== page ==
‘No divided loyalties’ as Stuart Lancaster plots Racing’s downfall ahead of joining French giants

Things will go as usual this week, according to Stuart Lancaster, who at Saturday’s Heineken Champions Cup opening will help his current club Leinster plan the fall of Racing 92, their future employer.

Ancaster wouldn’t be human if he didn’t, at least personally, have some mixed feelings about the task at hand, but his professionalism means he doesn’t give anything to the public.

By the time Lancaster packs his bags and sets off for the bright lights of Paris next summer, he will have spent seven seasons with Leinster.

His next assignment at Racing will see him working with a star-studded team, backed by a billionaire owner who isn’t afraid to loosen the purse strings.

Pulling Lancaster from Leinster was always going to be a tempting task, but few would argue that joining Racing would be an exciting new chapter for the 53-year-old and he won after his outstanding work alongside him. Leo Cullen.

“It’s not remotely awkward, trust me,” Lancaster says before joining Racing this weekend.

“I promised Racing for next year, but definitely not Racing for this year. Frankly, I watch them like Andrew Goodman, Robin McBryde and Leo. Because we’re playing with them and they’re third in the league.”

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There’s no doubt that Lancaster will have great insight into the Race, not only behind his analysis for Saturday’s game, but also how he looked deeply into the club before deciding to take over the Top 14 giants.

“You certainly have more information,” he smiles.

“You definitely watch them a little more because you know you’re playing them. I think Racing itself gives great value to Europe.

“They’re not like most of these French sides who don’t like to compete. Winning in Europe is definitely a huge goal. In 2018 we beat them and in 2020 they lost in the closed-doors Covid game Exeter.

“It’s a huge target for them and they pose a huge threat given how they play. Completely different from Ulster and on the other hand Gloucester is coming to RDS next week, probably more like Ulster.

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“In the next few weeks, real opposition will emerge. It’s an exciting block and I’m really enjoying it because obviously the international players are back and you can see the intensity and the pace in training.”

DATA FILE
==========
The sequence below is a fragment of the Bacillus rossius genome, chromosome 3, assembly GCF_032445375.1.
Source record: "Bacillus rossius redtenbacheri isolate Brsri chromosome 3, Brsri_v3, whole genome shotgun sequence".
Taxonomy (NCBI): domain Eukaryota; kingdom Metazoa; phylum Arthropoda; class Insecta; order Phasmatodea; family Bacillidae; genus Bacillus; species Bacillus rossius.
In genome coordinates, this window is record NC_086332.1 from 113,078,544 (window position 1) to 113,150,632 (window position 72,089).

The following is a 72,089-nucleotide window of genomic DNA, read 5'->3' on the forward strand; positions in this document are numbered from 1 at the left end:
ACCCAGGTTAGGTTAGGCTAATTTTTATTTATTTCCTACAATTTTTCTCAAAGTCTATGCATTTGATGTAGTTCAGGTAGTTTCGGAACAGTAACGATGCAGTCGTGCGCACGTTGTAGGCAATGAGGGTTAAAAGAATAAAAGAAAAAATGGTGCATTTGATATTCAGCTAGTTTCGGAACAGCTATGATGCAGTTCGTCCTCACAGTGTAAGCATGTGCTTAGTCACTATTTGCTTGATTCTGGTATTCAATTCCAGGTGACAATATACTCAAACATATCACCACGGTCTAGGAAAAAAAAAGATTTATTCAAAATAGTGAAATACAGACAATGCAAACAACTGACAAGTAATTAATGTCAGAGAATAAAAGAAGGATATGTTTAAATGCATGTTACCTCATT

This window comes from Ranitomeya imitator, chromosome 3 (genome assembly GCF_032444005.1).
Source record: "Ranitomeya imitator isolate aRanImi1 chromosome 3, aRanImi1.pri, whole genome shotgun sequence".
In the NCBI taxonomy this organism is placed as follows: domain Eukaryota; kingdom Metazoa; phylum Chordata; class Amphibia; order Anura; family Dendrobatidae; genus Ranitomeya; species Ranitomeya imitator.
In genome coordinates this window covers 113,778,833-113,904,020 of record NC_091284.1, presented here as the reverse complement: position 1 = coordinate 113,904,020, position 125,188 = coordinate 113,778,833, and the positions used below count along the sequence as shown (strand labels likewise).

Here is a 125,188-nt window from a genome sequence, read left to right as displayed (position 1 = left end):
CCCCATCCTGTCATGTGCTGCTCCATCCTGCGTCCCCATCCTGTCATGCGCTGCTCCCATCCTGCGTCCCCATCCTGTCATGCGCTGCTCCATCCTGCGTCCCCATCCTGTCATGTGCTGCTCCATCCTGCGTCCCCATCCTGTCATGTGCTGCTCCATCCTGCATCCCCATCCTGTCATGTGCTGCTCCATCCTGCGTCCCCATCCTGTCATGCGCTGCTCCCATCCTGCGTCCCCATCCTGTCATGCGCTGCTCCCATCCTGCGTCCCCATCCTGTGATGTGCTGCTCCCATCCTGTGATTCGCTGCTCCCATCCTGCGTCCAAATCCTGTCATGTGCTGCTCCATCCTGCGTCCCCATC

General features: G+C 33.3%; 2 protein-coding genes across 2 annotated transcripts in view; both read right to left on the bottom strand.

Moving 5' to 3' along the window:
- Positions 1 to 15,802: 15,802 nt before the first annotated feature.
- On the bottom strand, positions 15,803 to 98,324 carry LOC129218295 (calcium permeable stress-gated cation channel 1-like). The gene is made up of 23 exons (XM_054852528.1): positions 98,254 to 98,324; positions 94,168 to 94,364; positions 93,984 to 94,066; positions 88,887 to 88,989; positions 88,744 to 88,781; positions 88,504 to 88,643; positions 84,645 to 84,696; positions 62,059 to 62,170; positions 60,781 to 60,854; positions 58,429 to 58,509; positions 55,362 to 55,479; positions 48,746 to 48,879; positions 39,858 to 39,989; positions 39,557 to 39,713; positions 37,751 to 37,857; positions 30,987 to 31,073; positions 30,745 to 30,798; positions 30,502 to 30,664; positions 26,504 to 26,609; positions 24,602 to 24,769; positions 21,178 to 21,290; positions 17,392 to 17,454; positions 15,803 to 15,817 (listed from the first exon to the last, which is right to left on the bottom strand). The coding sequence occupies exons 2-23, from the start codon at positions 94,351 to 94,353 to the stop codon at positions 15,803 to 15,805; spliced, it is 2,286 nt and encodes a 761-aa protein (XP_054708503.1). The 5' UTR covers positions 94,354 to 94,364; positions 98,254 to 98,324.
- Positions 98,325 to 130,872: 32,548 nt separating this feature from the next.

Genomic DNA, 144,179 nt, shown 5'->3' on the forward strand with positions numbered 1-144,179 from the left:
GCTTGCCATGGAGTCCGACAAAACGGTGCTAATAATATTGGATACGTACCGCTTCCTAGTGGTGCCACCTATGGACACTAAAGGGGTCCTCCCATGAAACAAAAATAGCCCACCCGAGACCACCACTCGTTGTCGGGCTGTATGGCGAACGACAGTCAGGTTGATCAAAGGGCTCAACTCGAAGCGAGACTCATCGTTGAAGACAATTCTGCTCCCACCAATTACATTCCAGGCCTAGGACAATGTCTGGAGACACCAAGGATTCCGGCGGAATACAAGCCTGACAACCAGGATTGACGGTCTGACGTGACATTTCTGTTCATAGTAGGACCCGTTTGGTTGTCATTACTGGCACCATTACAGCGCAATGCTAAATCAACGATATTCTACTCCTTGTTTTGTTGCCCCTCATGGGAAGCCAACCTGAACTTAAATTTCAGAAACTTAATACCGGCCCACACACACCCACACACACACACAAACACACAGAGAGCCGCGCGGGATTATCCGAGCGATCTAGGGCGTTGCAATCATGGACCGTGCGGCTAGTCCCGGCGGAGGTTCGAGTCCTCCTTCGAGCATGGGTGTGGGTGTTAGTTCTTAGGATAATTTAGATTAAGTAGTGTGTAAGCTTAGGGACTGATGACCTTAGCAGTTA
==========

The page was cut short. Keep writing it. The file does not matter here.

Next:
Apart from the fascinating subplot, this should be a heated match between two teams with their eyes set on lifting the trophy next May. Somewhere deep down, Lancaster couldn’t have asked for anything more than to plan a tactical demolition of Racing in France.

“I don’t think it’s about me at all,” she insists.

“For me, focus has nothing to do with it. It’s about helping Leinster get the best pool opportunity in Europe.

“As we learned a few years ago, we went to Toulouse and lost the first game. It’s hard to go to France and win the first game. It’s different in Le Havre.

The race moved the game to Le Havre for a concert held at the dazzling indoor La Defense Arena, but Lancaster underestimates the importance of the battle 200km from Paris.

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“Honestly, I don’t know (what effect it will have). The stadium looks amazing. I don’t know how many of the Parisian fans will be traveling or how supportive they are in that area but that’s a bit irrelevant because they will definitely have a lot of motivated players playing for them. Coaches will also be motivated, so it will be fine. I look forward to that.”

Lancaster doesn’t need any extra motivation going into such a big week, but if it does, Leinster’s senior coach is still plagued by disappointment from last season’s Champions Cup and URC.

It’s a huge motivator to leave Leinster at the top, leading the state to win silverware again.

“It’s definitely the biggest driver,” adds Lancaster.

“The European final is in Dublin for a start, and if you can get to the top of the pool I hope you’ll be at Aviva before that, so there’s all kinds of motivation there and this is last year’s peak. It still gets stuck in everybody’s throat.”


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